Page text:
When I was a kid, it was taken on faith that the sewers of New York City were populated by albino alligators, descended from kids' pet reptiles that had been flushed down toilets when the kids got tired of them. Read the "real" story here...aren't they cuddly?
The alligators in the photo, by D. Byrd, are at the Cincinnati Zoo. It looks like la dolce vita.
This doll is from Janesville, Minnesota. I have heard variations of this story in Rhode Island and in Connecticut, where my aunt and uncle live near a house with a porcelain doll staring from the attic window. Creepy!

Don't flash your headlights at this car!

My mother told me this happened to my great-aunt's friend.

I can't help myself!

Flippin' hell, how did I miss this? >_< Why must the group go on while I'm away having a kid? :P
The first in a looooong series I'll be working on in the future:
OrigamiMei wrote:
Flippin' hell, how did I miss this? >_< Why must the group go on while I'm away having a kid? :P

After I made this page, I went to your page to tell you - That's when I found your announcement about Vincent!! (remember: was supposed to be on the 26th! thought you'd have time before!)
I'm sad that I missed the urban legends. Some great contributions!

More about the Lemp Mansion:
(according to Wiki)
The Lemp Mansion is alleged to be one of the America's most haunted buildings. In the 1980s, it was ranked in the top nine haunted places by Life Magazine. Reputed paranormal incidents include “doors opening, shutting, locking, and unlocking on their own; candles lighting on their own; and a glass flying off a bar and crashing to the floor. Visitors to the mansion have reported feeling as if they are being watched, or sensing an atmosphere of sadness.

Spring-heeled Jack is a character in English folklore of the Victorian era who was known for his startling jumps. The first claimed sighting of Spring-heeled Jack was in 1837.[1] Later sightings were reported all over England and were especially prevalent in suburban London, the Midlands and Scotland.[2]

There are many theories about the nature and identity of Spring-heeled Jack. This urban legend was very popular in its time, due to the tales of his bizarre appearance and ability to make extraordinary leaps, to the point that he became the topic of several works of fiction.

Spring-heeled Jack was described by people who claimed to have seen him as having a terrifying and frightful appearance, with diabolical physiognomy, clawed hands, and eyes that "resembled red balls of fire". One report claimed that, beneath a black cloak, he wore a helmet and a tight-fitting white garment like an oilskin. Many stories also mention a "Devil-like" aspect. Others said he was tall and thin, with the appearance of a gentleman. Several reports mention that he could breathe out blue and white flames and that he wore sharp metallic claws at his fingertips.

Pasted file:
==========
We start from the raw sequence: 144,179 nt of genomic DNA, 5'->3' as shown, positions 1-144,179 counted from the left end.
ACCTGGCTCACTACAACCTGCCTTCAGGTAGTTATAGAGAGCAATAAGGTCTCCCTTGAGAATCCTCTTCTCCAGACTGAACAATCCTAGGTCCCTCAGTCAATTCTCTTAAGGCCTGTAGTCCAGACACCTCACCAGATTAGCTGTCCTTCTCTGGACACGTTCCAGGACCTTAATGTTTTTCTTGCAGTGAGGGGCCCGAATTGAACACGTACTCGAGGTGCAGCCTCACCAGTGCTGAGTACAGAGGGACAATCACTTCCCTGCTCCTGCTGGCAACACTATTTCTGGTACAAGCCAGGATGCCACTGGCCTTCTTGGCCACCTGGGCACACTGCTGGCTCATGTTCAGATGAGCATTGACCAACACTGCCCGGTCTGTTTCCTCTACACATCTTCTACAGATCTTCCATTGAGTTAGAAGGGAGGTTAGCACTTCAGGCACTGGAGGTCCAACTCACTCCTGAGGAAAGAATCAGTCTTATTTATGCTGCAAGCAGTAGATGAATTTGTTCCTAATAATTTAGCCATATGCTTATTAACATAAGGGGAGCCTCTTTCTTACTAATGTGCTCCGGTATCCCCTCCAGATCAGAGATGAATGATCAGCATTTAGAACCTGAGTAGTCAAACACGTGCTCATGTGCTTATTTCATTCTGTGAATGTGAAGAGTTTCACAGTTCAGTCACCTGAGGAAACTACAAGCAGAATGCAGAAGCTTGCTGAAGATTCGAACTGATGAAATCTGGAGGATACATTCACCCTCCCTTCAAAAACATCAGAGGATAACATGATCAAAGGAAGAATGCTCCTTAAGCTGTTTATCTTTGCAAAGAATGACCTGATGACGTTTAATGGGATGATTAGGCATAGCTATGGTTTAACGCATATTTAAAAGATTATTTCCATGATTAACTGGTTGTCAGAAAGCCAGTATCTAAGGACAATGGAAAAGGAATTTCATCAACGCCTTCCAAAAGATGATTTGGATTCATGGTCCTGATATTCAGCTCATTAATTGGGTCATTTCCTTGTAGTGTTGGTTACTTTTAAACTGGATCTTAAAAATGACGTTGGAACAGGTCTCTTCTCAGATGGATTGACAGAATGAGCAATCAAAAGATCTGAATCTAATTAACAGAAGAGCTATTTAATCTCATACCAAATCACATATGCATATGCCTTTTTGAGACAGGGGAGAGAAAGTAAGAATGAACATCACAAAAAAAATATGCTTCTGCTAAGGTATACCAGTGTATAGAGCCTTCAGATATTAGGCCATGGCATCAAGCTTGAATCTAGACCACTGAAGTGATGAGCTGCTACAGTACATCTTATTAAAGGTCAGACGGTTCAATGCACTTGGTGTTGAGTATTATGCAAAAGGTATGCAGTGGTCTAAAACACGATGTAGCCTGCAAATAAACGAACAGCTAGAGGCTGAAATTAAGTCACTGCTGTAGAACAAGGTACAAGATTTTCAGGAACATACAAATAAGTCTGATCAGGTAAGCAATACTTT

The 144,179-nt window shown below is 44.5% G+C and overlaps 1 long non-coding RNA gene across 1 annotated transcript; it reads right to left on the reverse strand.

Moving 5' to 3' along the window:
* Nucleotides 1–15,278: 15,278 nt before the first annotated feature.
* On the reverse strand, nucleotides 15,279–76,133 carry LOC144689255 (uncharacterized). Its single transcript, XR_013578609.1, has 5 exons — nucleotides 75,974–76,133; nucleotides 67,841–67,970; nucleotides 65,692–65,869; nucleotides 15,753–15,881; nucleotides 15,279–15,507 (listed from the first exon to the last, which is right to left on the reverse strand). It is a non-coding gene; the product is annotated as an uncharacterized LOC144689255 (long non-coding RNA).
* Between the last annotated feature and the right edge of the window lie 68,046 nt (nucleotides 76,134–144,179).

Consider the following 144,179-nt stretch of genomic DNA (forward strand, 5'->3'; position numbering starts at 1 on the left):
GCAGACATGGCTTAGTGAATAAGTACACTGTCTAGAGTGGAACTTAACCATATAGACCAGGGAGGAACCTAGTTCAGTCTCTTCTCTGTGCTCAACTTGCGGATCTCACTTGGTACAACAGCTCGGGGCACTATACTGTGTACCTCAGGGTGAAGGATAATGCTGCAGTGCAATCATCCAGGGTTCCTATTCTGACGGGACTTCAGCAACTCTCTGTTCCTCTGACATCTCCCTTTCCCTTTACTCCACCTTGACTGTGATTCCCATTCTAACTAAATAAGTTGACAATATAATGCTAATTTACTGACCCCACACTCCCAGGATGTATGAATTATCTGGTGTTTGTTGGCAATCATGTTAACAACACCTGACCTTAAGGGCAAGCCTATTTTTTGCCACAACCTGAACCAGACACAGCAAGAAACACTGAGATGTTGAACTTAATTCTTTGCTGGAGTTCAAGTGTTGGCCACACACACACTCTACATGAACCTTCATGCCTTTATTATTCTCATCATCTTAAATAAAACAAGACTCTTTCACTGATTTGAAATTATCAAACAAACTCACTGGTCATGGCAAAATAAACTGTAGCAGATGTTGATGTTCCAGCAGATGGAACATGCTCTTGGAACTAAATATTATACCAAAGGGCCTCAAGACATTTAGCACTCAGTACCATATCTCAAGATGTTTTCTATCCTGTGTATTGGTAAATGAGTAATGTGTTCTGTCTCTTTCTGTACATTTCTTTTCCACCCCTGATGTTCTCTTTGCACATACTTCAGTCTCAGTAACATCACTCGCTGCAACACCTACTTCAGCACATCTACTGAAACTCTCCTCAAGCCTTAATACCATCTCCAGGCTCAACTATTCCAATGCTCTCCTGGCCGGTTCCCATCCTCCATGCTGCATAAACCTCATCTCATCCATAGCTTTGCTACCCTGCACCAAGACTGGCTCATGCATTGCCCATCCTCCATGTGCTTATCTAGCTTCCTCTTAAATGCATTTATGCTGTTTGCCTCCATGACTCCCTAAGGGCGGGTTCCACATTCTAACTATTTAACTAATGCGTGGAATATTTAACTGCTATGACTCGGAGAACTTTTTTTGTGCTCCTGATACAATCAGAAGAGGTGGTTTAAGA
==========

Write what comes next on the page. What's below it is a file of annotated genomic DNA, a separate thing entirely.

Robert is a doll that was once owned by Key West painter and author Robert Eugene Otto. Eugene was given the doll in 1904 by a servant who, according to legend, was skilled in black magic and voodoo and was displeased with the family. Soon afterward it became clear that there was something eerie about the doll. Eugene's parents said they often heard him talking to the doll and that the doll appeared to be talking back. Although at first they assumed that Eugene was simply answering himself in a changed voice, they later believed that the doll was actually speaking.

Neighbors claimed to see the doll moving from window to window when the family was out. The Otto family swore that sometimes the doll would emit a terrifying giggle and that they caught glimpses of it running from room to room. In the night Eugene would scream, and when his parents ran to the room they would find furniture knocked over and Eugene in bed, looking incredibly scared, telling them that "Robert did it!".

When Eugene died in 1974, the doll was left in the attic until the house was bought again. The new family included a ten year old girl, who became Robert's new owner. It was not long before the girl began screaming out in the night, claiming that Robert moved about the room and even attempted to attack her on multiple occasions. More than thirty years later, she still tells interviewers that the doll was alive and wanted to kill her.